Sara Frederica Santa Maria – Portuguese Dance of Melaka

Sara Frederica Santa Maria – Portuguese Dance of Melaka

The music and dance of the Portuguese-Eurasian community of Melaka is cheerful and vivacious, with traditional folk costumes

SARA Frederica Santa Maria, 52 years old, was born and grew up in the Portuguese Settlement in Melaka. She started dancing when she was 13 years old, and became a member of Tropa de San Pedro, taught by Reverend Father Agusto Sendim from Portugal and the priest’s assistant, Christine Kanagarajah neé Rodrigues, a Singaporean who learned the dance from her experience in Portugal and came back to Melaka to teach the community the traditional dances.

Sara’s late father, Aloysius Santa Maria, documented the traditions, culture, and language of the Portuguese of Melaka. Having inherited her father’s documentation and papers, Sara wished to continue his life’s work.

In 2012, Sara established her own dance group which trains children, to pass the traditions she learned to the younger generation. In Melaka there are three groups of Portuguese dance groups – Tropa de Santa Maria (Sara’s group), which consists of children as young as seven years old; Dommarina, made up of members in late teens to mid 30’s, and young mothers. The third group is the 1511 O Maliao Maliao dance troupe, whose members are now aged 70 years old.

Portuguese Eurasian music and dance

The music and dance of the Portuguese-Eurasian community of Melaka is characteristically cheerful and vivacious, using instruments such as guitars and tambourine, accordion, tambour or the Malay rebana.

Couples dance in colourful costumes similar to the folk costumes of Portugal – the men wear black bolero jackets and hats while the women wear colourful embroidered skirts. The main songs and dances include the branyo, tianika, maliao and farapeira. One of the most emblematic melodies of the Portuguese-Eurasian community of Melaka is the Jingkli Nona.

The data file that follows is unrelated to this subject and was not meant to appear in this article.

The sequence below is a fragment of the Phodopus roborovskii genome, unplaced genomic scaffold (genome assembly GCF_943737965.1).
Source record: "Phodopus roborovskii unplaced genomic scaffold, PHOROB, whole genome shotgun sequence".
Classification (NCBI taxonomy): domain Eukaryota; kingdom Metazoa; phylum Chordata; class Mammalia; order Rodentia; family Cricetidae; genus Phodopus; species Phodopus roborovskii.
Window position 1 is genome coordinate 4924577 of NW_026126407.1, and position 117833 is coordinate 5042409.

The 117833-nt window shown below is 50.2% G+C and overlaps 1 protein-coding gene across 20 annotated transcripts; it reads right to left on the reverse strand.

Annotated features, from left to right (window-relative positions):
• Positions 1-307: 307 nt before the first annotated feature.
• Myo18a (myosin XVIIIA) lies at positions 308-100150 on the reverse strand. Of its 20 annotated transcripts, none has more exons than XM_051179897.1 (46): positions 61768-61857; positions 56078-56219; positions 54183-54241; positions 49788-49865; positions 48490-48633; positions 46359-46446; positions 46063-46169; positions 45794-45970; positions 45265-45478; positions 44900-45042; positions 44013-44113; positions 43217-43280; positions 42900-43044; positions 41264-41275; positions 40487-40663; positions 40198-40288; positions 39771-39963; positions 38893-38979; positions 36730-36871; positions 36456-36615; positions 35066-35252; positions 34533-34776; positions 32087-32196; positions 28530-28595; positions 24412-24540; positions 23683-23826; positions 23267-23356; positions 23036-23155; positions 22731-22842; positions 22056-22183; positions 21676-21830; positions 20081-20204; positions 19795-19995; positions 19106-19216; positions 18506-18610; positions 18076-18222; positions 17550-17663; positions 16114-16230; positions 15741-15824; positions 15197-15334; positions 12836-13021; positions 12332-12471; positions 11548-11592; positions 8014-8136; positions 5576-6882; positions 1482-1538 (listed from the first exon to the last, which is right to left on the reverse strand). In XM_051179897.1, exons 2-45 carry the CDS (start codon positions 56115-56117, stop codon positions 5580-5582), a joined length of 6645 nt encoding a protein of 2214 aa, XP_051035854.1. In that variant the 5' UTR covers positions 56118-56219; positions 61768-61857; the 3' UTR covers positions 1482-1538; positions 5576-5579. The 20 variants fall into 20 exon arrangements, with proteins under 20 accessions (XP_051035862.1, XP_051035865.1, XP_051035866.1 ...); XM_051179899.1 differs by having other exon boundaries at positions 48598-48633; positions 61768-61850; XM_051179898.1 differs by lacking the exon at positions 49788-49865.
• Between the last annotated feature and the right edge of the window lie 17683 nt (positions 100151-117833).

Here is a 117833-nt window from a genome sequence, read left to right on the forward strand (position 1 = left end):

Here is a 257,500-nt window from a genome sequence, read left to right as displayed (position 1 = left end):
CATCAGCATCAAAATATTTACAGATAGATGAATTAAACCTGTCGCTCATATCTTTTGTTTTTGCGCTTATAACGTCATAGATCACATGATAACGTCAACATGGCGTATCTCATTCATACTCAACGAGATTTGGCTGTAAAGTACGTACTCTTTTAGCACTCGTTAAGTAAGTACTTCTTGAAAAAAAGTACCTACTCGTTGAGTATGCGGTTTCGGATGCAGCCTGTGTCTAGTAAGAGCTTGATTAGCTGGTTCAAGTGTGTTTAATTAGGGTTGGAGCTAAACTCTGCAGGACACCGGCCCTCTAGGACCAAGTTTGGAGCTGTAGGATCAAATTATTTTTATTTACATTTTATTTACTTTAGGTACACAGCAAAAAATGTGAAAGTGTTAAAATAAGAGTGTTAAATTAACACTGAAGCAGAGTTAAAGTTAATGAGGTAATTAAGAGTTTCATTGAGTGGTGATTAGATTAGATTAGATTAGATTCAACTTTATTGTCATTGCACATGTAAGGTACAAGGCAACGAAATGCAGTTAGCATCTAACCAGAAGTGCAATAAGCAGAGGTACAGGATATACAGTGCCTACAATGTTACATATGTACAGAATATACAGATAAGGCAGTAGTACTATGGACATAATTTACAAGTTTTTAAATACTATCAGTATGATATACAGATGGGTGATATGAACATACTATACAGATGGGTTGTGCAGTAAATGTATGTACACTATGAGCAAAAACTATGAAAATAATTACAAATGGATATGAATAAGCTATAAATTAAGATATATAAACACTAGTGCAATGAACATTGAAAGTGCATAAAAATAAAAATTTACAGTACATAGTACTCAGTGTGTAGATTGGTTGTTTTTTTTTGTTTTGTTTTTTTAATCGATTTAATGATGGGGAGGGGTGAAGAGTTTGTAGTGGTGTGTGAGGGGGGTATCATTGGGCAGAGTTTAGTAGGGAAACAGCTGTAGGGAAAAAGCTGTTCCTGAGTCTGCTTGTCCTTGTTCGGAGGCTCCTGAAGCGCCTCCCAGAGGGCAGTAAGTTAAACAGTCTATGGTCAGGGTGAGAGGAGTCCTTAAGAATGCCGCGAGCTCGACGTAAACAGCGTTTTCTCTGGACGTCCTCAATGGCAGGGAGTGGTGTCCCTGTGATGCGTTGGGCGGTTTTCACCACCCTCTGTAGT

The main styles of the music and dance of the Gente Kristang are branyo and mata-kantiga. The lively branyo is derived from the Portuguese folk dance known as corridinho, found in the Algarve region of Portugal.

Since the early 16th Century, branyo has been performed in Malacca as part of the Portuguese festival of Introdu or Shrove Sunday, before the holy month of Lent.

To this day branyo is still played during weddings and festivities such as Festa Senjuan (Saint John’s Feast) and Festa San Pedro (Saint Peter’s Feast).

Adiguru Cendana is a community arts programme that aims to sustain the development and ensure continuity of Malaysian traditional art forms, implemented by Cendana (Cultural Economy Development Agency) in collaboration with cultural organisation Pusaka.

A total of 34 masters of traditional arts throughout the country have received Adiguru Cendana grants.

source – The Vibes

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